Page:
Lost in the excitement of a holiday weekend that featured not one, but two Game 7s in the NBA playoffs was a story that’s just as important to the landscape of the league as anything the Golden State Warriors or the Cleveland Cavaliers will do in the Finals.

Over the weekend, another story about how the vile and lewd culture that existed inside the Dallas Mavericks front office detailed why NBA Commissioner Adam Silver must address the issue and make an example out of team owner Mark Cuban.

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According to the Dallas Morning News, a senior executive who was fired in 2014 named Chris Hyde would allegedly watch pornography in the office and “rub himself below his belt line.”

It’s also alleged that Hyde would pass around his phone to coworkers to show them pornographic images, garnering him the nickname “Pants DJ.”

He also once allegedly dropped a used condom on the floor in the office.

Wow.

Hyde worked for the Mavericks for 15 years and reportedly kept his filthy behavior up for six of those years. It’s also been reported that he allegedly even brought in an external hard drive full of porn to work.

According to the report, Cuban knew about Hyde and the environment and culture that lived inside his organization. Apparently, it got so bad that employees stopped complaining to the human resources department because they felt management had just accepted the behavior as the norm.

Evidence that Cuban had knowledge of what was going on is contrary to what he said back in February after Sports Illustrated released its story that broke the news on the Mavericks front-office culture that included everything from sexual harassment to domestic violence.

A new report shed light on the Mavericks’ front office. (Kevin C. Cox/Getty Images)

According to the SI report from February, former team president and CEO Terdema Ussery allegedly used to terrorize female employees, while former Mavs.com writer Earl K. Sneed was able to keep his job despite two domestic violence incidents, one of which included the assault of a fellow co-worker.

“There was built-in protection for a lot of men,” a former male department head at American Airlines Center told Sports Illustrated. “The lack of oversight and compassion within all levels of the business was alarming.”

“You don’t feel safe going to work and it’s not long before you look for another job,” a female employee explained. “And then you wonder why there aren’t more women working in sports. Really?”

In the aftermath of the news, ESPN columnist Jemele Hill called for a no-tolerance message to be sent to Cuban by the NBA.

“The NBA must come down hard on Cuban, even though he hasn’t been directly implicated in anything. The Mavericks should be fined, Cuban needs to be suspended for all of next season and the team should have draft picks stripped — notice a plural was used — because of Cuban’s unfathomable, inexcusable negligence. The NBA needs to send a no-tolerance message, and not just some cute talking point,” she wrote.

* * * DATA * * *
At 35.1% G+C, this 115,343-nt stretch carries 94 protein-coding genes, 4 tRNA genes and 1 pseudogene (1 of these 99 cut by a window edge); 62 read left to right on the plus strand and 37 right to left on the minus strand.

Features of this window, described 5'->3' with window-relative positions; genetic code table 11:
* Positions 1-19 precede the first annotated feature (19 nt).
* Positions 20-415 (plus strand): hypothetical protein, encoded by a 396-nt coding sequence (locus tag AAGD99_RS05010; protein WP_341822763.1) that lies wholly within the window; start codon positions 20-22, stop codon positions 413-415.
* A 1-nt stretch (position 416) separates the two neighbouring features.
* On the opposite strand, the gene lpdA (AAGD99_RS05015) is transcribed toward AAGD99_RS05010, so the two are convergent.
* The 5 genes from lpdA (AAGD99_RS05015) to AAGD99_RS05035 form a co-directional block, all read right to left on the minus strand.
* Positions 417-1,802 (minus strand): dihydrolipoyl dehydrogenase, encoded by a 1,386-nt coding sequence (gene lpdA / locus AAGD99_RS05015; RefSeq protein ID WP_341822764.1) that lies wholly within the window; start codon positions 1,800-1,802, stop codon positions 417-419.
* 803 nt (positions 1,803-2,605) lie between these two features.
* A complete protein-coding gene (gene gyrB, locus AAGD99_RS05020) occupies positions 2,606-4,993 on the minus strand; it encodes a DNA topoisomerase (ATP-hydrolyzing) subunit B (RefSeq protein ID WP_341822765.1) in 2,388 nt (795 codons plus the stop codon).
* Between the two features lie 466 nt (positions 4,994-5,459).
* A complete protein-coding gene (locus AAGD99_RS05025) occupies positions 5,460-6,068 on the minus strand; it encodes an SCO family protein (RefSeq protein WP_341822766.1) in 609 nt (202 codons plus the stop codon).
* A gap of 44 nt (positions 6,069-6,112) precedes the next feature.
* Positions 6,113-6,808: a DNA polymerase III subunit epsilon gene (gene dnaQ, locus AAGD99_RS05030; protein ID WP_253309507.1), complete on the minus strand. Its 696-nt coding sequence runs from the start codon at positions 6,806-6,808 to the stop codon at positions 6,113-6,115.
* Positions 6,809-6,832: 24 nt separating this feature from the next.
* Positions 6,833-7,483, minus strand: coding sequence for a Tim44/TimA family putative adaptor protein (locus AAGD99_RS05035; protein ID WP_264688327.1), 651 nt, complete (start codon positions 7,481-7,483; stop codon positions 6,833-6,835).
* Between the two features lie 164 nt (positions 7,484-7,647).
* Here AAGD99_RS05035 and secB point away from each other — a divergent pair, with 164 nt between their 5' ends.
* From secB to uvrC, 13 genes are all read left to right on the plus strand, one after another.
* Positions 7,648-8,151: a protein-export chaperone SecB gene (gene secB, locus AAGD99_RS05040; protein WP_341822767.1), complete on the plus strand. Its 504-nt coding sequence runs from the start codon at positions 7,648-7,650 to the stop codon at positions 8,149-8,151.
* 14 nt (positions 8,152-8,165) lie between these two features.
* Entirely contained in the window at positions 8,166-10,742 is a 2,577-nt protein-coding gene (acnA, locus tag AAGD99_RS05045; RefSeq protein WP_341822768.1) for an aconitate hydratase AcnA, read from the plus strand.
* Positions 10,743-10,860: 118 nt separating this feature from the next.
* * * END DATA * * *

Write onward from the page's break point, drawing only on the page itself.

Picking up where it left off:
“Cuban’s explanations as to how the Mavs arrived at this crisis point are so unbelievably ignorant and clueless that it’s impossible to be even the slightest bit sympathetic,” Hill continued.

The funny thing is, back in 2014, Cuban was playing the role of a hypocrite when he blasted the NFL and Commissioner Roger Goodell for not dealing with some of their core issues.

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“I’m just telling you: Pigs get fat, hogs get slaughtered,” he said. “And they’re getting hoggy. … When you try to take it too far, people turn the other way. I’m just telling you, when you’ve got a good thing and you get greedy, it always, always, always, always, always turns on you. That’s rule No. 1 of business.”

NBA commissioner Adam Silver will have to decide whether to take action.
NBA commissioner Adam Silver will have to decide whether to take action. (Ronald Martinez/Getty Images)

Fast forward to 2018, and now Cuban is the one apologizing and looking for forgiveness for not “dealing with some of his franchise’s core issues.”

“It was bad, but we made a mistake about the whole thing and didn’t pursue what happened with the police after the fact,” Cuban told ESPN.

“So we got it mostly from Earl’s perspective, and because we didn’t dig in with the details — and obviously it was a horrible mistake in hindsight — we kind of, I don’t want to say took his word for it, but we didn’t see all the gruesome details until just recently. I didn’t read the police report on that until just [Tuesday], and that was a huge mistake obviously.”

Cuban had no problem sticking his nose in the NFL’s business, all the while failing to address the mess that had been festering inside his own house for a decade.

At some point, Silver and the NBA will have to hand down some sort of punishment to the team and Cuban, since he’s finally “taking responsibility.”

What that punishment should be, I’m not absolutely sure of yet.

But I do know it needs to be one that will provide a safe working environment for all employees inside of the Mavericks organization.

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